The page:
Dr. Mansfield speaks about organ donation in front of the Tree of Life display

Nourished by gratitude, UTMB’s Tree of Life blossoms

Dr. Jerry Mansfield’s voice cracked as he talked about the death of his 15-year-old brother-in-law. It happened decades ago, but the emotion was fresh and the memory raw as Mansfield, new vice president and system chief nursing executive at the University of Texas Medical Branch, stood in front of a crowd gathered in the hallway of Jennie Sealy Hospital on the Galveston Campus.

It was a touching moment, one of many, at an event designed to observe National Donate Life Month in April and to honor and recognize past organ donors, living donors and organ transplant recipients.

“Patrick’s untimely death changed a family forever,” Mansfield said. “It also changed the lives of others. One of the things that brought some level of peace were Patrick’s gifts. I know it was bone, ligament and tendon. Other than that, I’m not sure, but they were still gifts.

“So, what’s my message? Thank you for those who have given gifts, like my wife’s brother,” Mansfield said. “Thank you for those who have committed to do the same in your own lives. It’s also a prayerful plea to those yet undecided. Please consider a gift of life for others.”

Later, the hall would fill with cheers and applause as, one by one, transplant recipients, all thriving now thanks to the transplant program at UTMB, stepped out of the crowd to claim their victories and announce their gratitude to the program and, most importantly, to the people who made the decision to donors their organs.

“I’m alive!’ they shouted, with their fists raised in triumph.

“I’m alive!”

The event was held near the Tree of Life display in Jennie Sealy. The Tree of Life was made possible by a grant to Transplant Services from the President’s Cabinet in 2011. It was recently relocated from John Sealy to Jennie Sealy Hospital and serves to memorialize the gift of organ donation.  The names of the most recent deceased and living kidney donors who have provided consent were added to the display prior to the ceremony.

Southwest Transplant Alliance

More than 3,400 lives have been saved over five decades at UTMB's Texas Transplant Center. 

Yet, according to the Southwest Transplant Alliance, the Dallas-based nonprofit organ procurement organization responsible for donor procurements at UTMB’s Galveston and League City campuses, only three in 1,000 individuals die in a manner compatible with organ donation, which makes every potential donor all the more valued.

What's more troubling is that there are more than 100,000 people in the United States, including 10,000 in Texas, currently needing a lifesaving organ transplant.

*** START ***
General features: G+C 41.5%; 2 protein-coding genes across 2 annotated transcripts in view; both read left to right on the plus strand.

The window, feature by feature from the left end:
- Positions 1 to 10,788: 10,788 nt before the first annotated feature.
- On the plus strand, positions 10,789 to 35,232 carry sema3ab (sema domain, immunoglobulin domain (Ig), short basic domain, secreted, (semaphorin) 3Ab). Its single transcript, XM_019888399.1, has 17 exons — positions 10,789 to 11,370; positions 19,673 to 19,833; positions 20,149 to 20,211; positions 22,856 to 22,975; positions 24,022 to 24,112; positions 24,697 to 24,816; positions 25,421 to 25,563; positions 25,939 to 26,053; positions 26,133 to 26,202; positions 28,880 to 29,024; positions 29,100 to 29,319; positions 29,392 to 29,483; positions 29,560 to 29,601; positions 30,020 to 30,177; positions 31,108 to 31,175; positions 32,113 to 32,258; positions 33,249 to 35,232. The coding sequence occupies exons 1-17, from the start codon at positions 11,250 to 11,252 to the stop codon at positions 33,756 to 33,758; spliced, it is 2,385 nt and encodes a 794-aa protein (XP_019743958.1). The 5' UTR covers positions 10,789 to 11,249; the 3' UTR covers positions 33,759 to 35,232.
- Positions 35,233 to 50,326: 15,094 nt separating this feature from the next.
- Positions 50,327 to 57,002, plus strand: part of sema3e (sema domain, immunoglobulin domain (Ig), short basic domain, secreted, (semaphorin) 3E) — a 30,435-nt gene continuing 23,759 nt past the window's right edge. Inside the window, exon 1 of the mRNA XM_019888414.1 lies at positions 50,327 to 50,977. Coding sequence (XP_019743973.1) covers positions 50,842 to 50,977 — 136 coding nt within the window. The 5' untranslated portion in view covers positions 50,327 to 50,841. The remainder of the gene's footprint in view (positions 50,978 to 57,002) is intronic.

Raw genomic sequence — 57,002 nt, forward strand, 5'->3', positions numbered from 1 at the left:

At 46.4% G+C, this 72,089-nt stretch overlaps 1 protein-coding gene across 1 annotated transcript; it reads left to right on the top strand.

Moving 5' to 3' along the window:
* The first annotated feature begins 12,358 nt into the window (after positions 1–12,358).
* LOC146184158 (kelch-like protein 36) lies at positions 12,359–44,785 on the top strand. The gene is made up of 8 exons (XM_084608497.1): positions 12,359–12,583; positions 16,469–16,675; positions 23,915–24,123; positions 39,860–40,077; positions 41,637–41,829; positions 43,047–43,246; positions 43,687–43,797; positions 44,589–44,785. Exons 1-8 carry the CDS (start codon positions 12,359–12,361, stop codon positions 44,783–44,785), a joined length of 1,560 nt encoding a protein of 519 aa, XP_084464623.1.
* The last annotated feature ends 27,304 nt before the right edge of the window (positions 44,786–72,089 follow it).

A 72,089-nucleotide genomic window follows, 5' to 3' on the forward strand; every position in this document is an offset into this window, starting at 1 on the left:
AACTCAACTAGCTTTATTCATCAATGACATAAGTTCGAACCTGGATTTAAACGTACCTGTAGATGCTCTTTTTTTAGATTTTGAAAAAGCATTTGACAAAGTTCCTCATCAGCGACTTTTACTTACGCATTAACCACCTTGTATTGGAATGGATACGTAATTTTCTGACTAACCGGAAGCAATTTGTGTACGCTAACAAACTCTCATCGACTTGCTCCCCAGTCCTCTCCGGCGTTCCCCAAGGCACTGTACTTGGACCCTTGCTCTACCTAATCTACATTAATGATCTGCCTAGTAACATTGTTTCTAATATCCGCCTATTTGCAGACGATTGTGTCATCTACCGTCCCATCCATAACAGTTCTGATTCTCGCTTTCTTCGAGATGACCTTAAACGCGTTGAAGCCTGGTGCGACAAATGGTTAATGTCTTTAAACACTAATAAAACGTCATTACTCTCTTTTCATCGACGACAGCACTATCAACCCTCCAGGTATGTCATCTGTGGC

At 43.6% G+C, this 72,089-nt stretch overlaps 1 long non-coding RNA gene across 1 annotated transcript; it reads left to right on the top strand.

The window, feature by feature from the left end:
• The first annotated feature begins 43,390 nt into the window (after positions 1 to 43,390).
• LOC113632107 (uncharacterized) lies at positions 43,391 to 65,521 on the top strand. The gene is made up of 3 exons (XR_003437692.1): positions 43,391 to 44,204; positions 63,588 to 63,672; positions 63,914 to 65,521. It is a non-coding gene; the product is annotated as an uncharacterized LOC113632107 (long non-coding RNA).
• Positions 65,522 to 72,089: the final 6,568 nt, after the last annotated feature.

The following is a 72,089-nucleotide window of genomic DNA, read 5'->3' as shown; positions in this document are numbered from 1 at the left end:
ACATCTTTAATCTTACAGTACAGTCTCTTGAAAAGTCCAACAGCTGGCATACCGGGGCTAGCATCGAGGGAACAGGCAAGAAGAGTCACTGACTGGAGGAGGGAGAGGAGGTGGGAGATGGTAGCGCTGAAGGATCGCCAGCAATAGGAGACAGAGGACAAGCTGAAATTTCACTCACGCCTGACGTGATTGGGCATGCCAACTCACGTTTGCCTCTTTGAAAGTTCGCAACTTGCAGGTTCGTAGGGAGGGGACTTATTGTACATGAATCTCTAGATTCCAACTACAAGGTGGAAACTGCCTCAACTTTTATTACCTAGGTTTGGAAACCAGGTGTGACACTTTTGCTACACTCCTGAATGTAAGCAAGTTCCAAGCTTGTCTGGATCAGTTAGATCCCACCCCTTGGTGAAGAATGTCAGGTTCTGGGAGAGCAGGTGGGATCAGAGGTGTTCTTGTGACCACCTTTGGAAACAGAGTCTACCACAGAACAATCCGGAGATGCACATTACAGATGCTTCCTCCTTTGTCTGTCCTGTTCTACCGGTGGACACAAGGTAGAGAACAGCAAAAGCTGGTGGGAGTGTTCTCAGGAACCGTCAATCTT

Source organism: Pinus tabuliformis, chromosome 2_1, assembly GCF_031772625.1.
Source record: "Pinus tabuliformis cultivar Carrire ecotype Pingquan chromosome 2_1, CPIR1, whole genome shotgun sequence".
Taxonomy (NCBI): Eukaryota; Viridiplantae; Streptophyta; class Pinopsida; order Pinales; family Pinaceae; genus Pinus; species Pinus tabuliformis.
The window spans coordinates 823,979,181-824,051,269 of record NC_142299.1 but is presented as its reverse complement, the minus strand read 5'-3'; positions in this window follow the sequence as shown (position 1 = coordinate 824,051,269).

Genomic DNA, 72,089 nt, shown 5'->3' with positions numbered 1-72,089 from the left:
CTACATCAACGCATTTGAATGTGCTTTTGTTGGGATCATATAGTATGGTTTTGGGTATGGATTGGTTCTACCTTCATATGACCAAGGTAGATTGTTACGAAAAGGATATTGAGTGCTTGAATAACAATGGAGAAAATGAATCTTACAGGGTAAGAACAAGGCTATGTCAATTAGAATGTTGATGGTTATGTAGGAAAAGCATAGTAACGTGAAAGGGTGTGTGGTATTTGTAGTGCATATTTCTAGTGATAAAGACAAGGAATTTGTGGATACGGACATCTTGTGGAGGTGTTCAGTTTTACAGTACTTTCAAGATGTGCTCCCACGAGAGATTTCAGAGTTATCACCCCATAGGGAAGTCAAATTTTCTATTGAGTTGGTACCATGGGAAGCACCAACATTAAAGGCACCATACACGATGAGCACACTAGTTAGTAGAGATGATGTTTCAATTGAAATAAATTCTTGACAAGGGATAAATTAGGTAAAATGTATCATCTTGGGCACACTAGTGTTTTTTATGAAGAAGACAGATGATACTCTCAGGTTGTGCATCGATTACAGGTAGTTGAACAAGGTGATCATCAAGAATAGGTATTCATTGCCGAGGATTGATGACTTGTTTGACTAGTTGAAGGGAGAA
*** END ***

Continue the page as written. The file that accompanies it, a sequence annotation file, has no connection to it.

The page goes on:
"A donation has the ability to save up to eight lives and improve the lives of 75 others," Southwest Transplant Alliance representative Gina Fullen said.

Southwest Transplant Alliance named UTMB Health a Top 25 Donor Hospital for 2022.

Working with Southwest Transplant Alliance for more than 20 years, Fullen's current role is in hospital development. Stressing the importance of organ donation has become a passion for her—and that often involves dispelling misunderstandings and even fear around the idea of organ donation.

"I definitely think there's a stigma, and anything we can do to turn that around and educate people that there's nothing nefarious going on is really important," she said.

Many people are hesitant to register as an organ donor because they fear they will see a doctor after being injured and not receive the best care possible, but that fear is unfounded, Fullen said.

"There are parameters set in place so that when someone shows up in the ER, the doctors don't have your driver's license," she said. "They don't know if a person is a potential donor or not. That is none of their business. They are there to save lives." 

Another obstacle transplant programs face is donors not letting their loved ones know their wishes. 

Becoming an organ donor starts with people providing their information on the donor registry. After that, it’s important for them to let their loved ones know their wishes.

Fullen said she has been in situations where someone died and had signed up to be a donor, but their next-of-kin had no idea. That left her with the job of getting the family to agree before moving on to the next step.

It often leads to additional heartbreak and uncomfortable legal situations. 

“What ends up happening is families revert to their own thoughts about organ donation, and oftentimes it's about what they're going through as opposed to what their loved one actually wanted," she said. "It's important to remember that an organ donation is a legally binding document. We hope that everyone who signs up to donate tells their loved ones.

“It's so much easier, a thousand times easier, when people have that conversation ahead of time,” Fullen said. “That way, that's one less thing the family has to worry about. They know what their loved one wanted. And so now, it's just up to us to work together to honor it.”

Jason Sheaffer, nursing director in UTMB’s Blocker Burn Unit, helped coordinate the Donate Life event and said the celebration reminded him why he does what he does. 

“As health caregivers, we're often caught up in the moment," he said. "Many times, we lose sight of a bigger picture. So, events like this help us to remember why we do all this work in the first place.

“We're helping to impact people's health in a way that's not always readily apparent at the moment,” he said.

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